• Reducing the maximum fall height of equipment. Strategies include:
    • innovative designs for new equipment at lower heights
    • using age-appropriate equipment.
  • Reducing the risk of falling from equipment. Examples include:
    • protective barriers and guardrails
    • using vertical rather than horizontal bars (to discourage climbing)
    • using peaked or curved surfaces for guardrails (to discourage their use as play surfaces).
  • Improving protective surfacing under and around play equipment. Appropriate surfaces include:
    • loose fill, such as coarse sand or pea gravel (smooth, round, pea-sized stones), wood chips and synthetic surfaces, to depths of at least 15 cm (6 in) for preschool equipment and 30 cm (12 in) for full-sized equipment.

Changes and enhancements to the current standard included a lower optimum fall height measurement, a surfacing materials comparison chart and additional guidelines for making play spaces more accessible to children with special needs [18]. One study has shown that playgrounds modified to meet the current CSA standard can reduce associated injuries by as much as 49% [13].

Active supervision is important. Research has shown that children younger than five years of age were much less likely to take harmful risks when a parent was near by [14][15]. One program has been successful at increasing teacher supervision of young children in playgrounds, with an associated outcome of fewer risk-taking behaviours by the children [16][17].

In addition to structured playgrounds, communities may consider more nontraditional outdoor play environments. These areas can be less expensive to develop and are designed to challenge children’s natural faculties and their urge to play without the risk of falling from equipment. Examples ‘alternative’ playgrounds can be found at www.evergreen.ca.


To protect children from the most common playground injuries, the Canadian Paediatric Society recommends that:

Health care providers:

  • Offer anticipatory guidance about playground injuries and what parents can do to reduce children’s risk. SafeKids Canada <www.safekidscanada.ca> and the Canadian Paediatric Society <www.caringforkids.cps.ca> have evidence-based information and resources on making playgrounds safer, for families, child care providers and communities.
  • Report playground injuries to local playground operators and authorities.
  • Educate playground operators about injury prevention by being involved with municipal planning and public health initiatives. A participating physician or health care professional can bring credibility to safety issues and provide specific details about the nature and risk of playground injuries.
  • Advocate that new and existing playgrounds in the community be designed or upgraded to meet current CSA guidelines. To obtain a copy of Children’s Playspaces and Equipment, visit www.csa.ca.

Policy makers:

  • Ensure that municipal policies on playground development and maintenance focus on compliance with CSA standards and reflect evidence-informed strategies to reduce playground-related injuries in children. To obtain a copy of Children’s Playspaces and Equipment, visit www.csa.ca.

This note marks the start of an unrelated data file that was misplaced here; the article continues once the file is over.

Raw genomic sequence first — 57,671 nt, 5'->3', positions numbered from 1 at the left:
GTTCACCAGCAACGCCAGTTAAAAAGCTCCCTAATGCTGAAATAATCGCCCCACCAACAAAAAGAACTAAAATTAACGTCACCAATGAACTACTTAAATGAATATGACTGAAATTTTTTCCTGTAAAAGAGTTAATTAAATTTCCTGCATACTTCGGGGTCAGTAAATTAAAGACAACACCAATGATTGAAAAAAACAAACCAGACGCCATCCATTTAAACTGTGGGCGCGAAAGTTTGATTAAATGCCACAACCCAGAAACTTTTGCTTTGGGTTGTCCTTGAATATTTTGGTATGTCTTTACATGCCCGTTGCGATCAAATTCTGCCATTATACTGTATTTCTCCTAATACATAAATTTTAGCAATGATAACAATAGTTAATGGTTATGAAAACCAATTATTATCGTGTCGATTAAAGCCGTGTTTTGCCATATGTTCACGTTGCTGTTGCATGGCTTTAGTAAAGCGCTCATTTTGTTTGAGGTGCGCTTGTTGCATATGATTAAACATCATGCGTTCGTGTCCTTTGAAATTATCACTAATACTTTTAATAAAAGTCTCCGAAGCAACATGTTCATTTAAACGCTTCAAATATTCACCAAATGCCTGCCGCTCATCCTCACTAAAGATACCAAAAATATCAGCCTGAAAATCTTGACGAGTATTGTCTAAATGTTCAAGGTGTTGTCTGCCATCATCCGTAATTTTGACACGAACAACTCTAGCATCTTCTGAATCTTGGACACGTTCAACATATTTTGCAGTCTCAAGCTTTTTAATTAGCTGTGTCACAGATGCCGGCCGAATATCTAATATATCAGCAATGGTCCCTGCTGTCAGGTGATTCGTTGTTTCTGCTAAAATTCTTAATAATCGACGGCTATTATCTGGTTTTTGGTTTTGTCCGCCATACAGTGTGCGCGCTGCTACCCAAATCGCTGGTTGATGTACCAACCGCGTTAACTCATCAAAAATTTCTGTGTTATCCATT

Parents and caregivers:

  • Provide active supervision.
  • Teach and model playground safety rules, and remind children how to use equipment safely.
  • Check local playground equipment and surfacing regularly, reporting problems to operators.
    • Dress children in a neck warmer instead of a scarf in cold weather, and avoid clothing with drawstrings or cords. These items can catch on playground equipment and cause strangulation.
    • Remove a child’s helmet before permitting access to play equipment.
    • Build home playgrounds to meet the CSA standards. To obtain a copy of Children’s Playspaces and Equipment, visit www.csa.ca.

Note: For parent information, visit www.caringforkids.cps.ca


This position statement has been reviewed by the Canadian Paediatric Society’s Healthy Active Living and Sports Medicine Committee.


Members: Claude Cyr MD; Brent E Hagel PhD; I Barry Pless MD; Jeffrey W Scott MD; Lynne J Warda MD (Past Chair); Natalie L Yanchar MD (Chair); Mitchell Zelman MD (Board Representative)
Liaisons: Dominic Allain MD, CPS Paediatric Emergency Medicine Section; Pamela Fuselli, Safe Kids Canada; Gail Salminen, Health Canada, Consumer Product Safety Bureau; Robin Skinner, Public Health Agency of Canada
Consultants: Matthew J Bowes MD; Amy Ornstein MD
Principal authors: Pamela Fuselli; Natalie L Yanchar MD 


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  14. Morrongiello BA, Rennie H. Why do boys engage in more risk taking than girls? The role of attributions, beliefs, and risk appraisals. Journal of Pediatric Psychology 1998;23(1):33-43.
  15. Morrongiello BA, Dawber T. Mothers' responses to sons and daughters engaging in injury-risk behaviors on a playground: implications for sex differences in injury rates. Journal of Experimental Child Psychology 2000;76(2):89-103.
  16. Chelvakumar G, Sheehan K, Hill AL, Lowe D, Mandich N, Schwebel DC. The Stamp-in-Safety programme, an intervention to promote better supervision of children on childcare centre playgrounds: an evaluation in an urban setting. Inj Prev 2010;16(5):352-4.
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  18. Canadian Standards Association. Children's playspaces and equipment Z614-07. 2007

Disclaimer: The recommendations in this position statement do not indicate an exclusive course of treatment or procedure to be followed. Variations, taking into account individual circumstances, may be appropriate. Internet addresses are current at time of publication.